According to Interos, almost 90% of companies experienced a negative impact to revenue due to supply chain disruption. That is a BIG number! From our point-of-view, every client is complaining about the lack of critical resources required to support the business and has experienced negative impacts to revenue (even if only in terms of a delay to revenue recognition).

For example, we have been working with a large manufacturer in the building product industry, and within a year, they have asked us to help them through four unexpected departures of key supply chain and planning resources. Without these key resources, they wouldn’t be able to plan to have the “right” products in the “right” place at the “right” time. In a life science manufacturing client, the reason they asked us to help them design and roll out a S&OP (also known as SIOP) process even though they had a key leader that had successfully implemented SIOP previously is because they were fully occupied in ramping up production to support business growth. They could NOT wait because they had to know which resources to hire, what equipment to procure, and what long-lead time materials to purchase to meet customer demand.

Which clients are attracting people (employees, supply chain partners, trusted advisors) and/or keeping people? What are they doing differently?

Lost Revenue Due to Lack of Resources

What Attracts People to Your Company?

The good news is that what attracts people to your company is clear. The bad news is that it isn’t a “no brainer” to make it happen. The bottom line is that people follow people; not companies.

Start by thinking about whether your people are engaged. In observing clients on a daily basis, it is clear what matters to employees:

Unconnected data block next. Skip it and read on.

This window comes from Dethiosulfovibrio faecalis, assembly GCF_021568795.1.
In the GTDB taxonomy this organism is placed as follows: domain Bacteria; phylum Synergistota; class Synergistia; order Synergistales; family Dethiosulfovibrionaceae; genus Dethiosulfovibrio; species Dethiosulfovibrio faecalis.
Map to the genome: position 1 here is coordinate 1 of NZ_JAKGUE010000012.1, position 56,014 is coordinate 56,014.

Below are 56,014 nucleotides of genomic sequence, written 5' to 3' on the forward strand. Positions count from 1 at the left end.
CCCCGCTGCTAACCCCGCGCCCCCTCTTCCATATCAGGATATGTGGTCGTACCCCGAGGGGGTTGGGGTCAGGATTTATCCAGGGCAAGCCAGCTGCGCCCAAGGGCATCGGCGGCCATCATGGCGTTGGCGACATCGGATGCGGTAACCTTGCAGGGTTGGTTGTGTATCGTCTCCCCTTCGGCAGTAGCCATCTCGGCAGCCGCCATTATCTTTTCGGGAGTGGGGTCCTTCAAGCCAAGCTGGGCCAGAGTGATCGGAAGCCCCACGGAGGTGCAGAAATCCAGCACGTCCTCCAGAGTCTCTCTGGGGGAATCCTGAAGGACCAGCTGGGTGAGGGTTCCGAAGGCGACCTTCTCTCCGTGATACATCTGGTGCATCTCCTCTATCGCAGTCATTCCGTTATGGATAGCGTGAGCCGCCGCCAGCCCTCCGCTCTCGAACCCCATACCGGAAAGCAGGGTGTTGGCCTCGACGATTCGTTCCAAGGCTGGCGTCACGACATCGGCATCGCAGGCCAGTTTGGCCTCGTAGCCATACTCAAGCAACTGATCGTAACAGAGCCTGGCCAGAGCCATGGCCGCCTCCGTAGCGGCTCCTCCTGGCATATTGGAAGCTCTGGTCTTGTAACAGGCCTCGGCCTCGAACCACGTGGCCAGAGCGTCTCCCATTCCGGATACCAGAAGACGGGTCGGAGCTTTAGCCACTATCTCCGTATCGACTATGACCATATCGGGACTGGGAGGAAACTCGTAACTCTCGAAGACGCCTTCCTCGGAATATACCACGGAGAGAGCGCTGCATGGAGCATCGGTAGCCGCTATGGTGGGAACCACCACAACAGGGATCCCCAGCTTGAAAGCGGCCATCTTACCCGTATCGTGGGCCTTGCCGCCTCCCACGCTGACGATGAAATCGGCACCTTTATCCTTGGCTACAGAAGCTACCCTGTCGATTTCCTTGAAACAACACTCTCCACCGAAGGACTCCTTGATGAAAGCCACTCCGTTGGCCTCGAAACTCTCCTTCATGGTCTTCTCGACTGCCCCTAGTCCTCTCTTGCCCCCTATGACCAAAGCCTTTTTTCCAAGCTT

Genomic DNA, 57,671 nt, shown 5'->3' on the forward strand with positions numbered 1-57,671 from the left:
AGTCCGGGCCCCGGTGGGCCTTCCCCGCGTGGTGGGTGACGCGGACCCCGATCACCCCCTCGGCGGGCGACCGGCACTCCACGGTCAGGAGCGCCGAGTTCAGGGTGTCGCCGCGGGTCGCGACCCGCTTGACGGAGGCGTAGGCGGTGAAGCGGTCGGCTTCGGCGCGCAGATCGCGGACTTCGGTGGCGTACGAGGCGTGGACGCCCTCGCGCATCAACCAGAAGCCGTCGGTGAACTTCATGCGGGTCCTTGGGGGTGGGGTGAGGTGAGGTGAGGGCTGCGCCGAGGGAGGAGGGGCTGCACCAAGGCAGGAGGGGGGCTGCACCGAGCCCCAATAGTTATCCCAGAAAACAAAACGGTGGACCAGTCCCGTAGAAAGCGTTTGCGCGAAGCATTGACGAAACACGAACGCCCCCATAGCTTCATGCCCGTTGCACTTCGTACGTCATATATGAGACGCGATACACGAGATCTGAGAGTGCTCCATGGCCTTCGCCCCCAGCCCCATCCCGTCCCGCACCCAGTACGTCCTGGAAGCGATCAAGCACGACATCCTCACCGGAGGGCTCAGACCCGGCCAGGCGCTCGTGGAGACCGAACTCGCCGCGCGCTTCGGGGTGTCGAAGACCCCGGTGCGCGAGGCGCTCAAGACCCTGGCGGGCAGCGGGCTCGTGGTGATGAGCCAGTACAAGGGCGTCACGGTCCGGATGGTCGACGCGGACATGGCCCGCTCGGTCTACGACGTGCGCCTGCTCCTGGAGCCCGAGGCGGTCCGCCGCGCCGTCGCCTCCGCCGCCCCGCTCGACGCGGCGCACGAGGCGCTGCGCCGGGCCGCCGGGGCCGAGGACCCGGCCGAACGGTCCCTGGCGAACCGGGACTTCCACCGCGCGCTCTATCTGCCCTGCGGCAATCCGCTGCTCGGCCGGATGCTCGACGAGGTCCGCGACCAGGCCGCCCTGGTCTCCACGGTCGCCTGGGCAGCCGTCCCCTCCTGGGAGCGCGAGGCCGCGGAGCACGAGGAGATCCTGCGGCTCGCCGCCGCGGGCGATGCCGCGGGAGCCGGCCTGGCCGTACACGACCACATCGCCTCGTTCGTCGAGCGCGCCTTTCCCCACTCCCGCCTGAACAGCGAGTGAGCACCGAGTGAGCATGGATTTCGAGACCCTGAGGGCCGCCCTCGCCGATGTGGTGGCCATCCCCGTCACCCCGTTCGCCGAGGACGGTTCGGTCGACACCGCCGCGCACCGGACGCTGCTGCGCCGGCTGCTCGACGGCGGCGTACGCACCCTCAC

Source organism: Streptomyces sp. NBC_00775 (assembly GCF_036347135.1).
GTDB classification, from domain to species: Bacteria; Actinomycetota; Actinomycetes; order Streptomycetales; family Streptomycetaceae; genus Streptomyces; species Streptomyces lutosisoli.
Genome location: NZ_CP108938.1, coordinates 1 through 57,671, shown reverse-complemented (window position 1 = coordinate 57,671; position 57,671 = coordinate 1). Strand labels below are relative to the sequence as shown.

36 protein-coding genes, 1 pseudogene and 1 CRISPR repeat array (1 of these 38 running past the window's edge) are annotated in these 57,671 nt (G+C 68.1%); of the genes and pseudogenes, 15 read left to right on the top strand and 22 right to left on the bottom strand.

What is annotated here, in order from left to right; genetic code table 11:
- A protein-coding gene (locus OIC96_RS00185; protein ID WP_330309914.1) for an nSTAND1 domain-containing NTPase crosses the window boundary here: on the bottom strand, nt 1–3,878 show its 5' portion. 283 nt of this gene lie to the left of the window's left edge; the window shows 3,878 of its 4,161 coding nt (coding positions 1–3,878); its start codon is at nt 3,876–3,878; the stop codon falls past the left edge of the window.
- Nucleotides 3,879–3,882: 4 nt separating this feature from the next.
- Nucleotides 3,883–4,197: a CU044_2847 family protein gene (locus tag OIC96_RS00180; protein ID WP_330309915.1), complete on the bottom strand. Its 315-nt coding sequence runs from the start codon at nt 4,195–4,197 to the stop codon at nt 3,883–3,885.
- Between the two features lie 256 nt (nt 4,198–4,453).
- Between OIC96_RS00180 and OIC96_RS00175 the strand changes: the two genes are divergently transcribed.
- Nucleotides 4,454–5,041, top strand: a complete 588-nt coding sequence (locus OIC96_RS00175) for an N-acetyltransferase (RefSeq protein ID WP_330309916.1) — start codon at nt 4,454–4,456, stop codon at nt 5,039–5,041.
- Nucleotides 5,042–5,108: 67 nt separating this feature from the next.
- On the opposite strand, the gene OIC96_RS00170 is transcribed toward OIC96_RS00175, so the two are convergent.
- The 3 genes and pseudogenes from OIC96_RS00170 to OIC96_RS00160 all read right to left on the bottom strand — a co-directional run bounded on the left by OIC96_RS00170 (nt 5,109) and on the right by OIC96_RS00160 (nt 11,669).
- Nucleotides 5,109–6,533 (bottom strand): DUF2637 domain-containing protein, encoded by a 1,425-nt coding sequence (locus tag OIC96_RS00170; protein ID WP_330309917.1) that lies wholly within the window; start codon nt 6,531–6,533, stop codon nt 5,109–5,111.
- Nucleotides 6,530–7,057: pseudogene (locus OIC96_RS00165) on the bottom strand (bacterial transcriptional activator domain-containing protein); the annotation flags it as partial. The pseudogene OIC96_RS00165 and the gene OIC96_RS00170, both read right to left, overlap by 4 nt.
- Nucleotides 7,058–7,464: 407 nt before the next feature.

• Listen: Does leadership listen to them? NOT just when they are saying something management wants to hear but also when they bring up potential issues….
  • Request input: Does anyone ask for opinions, concerns, and feedback? Some employees will speak up regardless, but others will only respond only if asked AND if they think the requestor really wants to know and cares about the answer.
  • Communicate the vision: Employees want to understand where they are going and to be excited about where they are going.
  • Show how they fit in: Knowing where the company is going isn’t enough. It is important for each person to see how he/she will add value to that vision.
  • Show you care: Who doesn’t prefer to spend time to help people who care?
  • Have fun: Who wouldn’t prefer to work with someone who adds humor into the conversation or can make boring topics more interesting?
  • Treat others as you’d like to be treated: Sounds apparent but doesn’t always occur even with solid leaders.
  • Appreciate people: A simple thank you goes a long way. At times, it is also appropriate to recognize people with a bit more pomp and circumstance.
  • Don’t overreact: People want to follow people who are confident and calmly resolve issues and overcome obstacles. If you overreact, people remember and will not bring up ideas or issues the next time around.
  • Share credit; take the blame: It is surprising how many leaders get this backwards. People pick up on someone interested in his/her career as a #1 priority. They will not be fully engaged.

Even as a consultant, these points matter. Of course, we deliberately focus on results and “stay above the fray”; thus, we will do what’s required no matter the leadership styles. We will typically work with several leaders in a single client especially with cross-functional and cross-organizational projects such as S&OP (also known as SIOP), and so we work with people on both ends of the spectrum as well as in the middle. However, it is FAR more pleasant and engaging to work with clients who follow these guidelines than the ones who don’t. As the Great Resignation and Reshuffle has occurred, it certainly highlighted the difference.

Please keep us in the loop of your situation and how we can help your organization thrive during these times of volatility and disruption. There will be more winners created than at any other time than since emerging from the Great Depression. To gain additional ideas and insights on how to best navigate these volatile times and thrive, read our new eBook Thriving in 2022. Learning from Supply Chain Chaos. Download your complimentary copy.

Thriving in 2022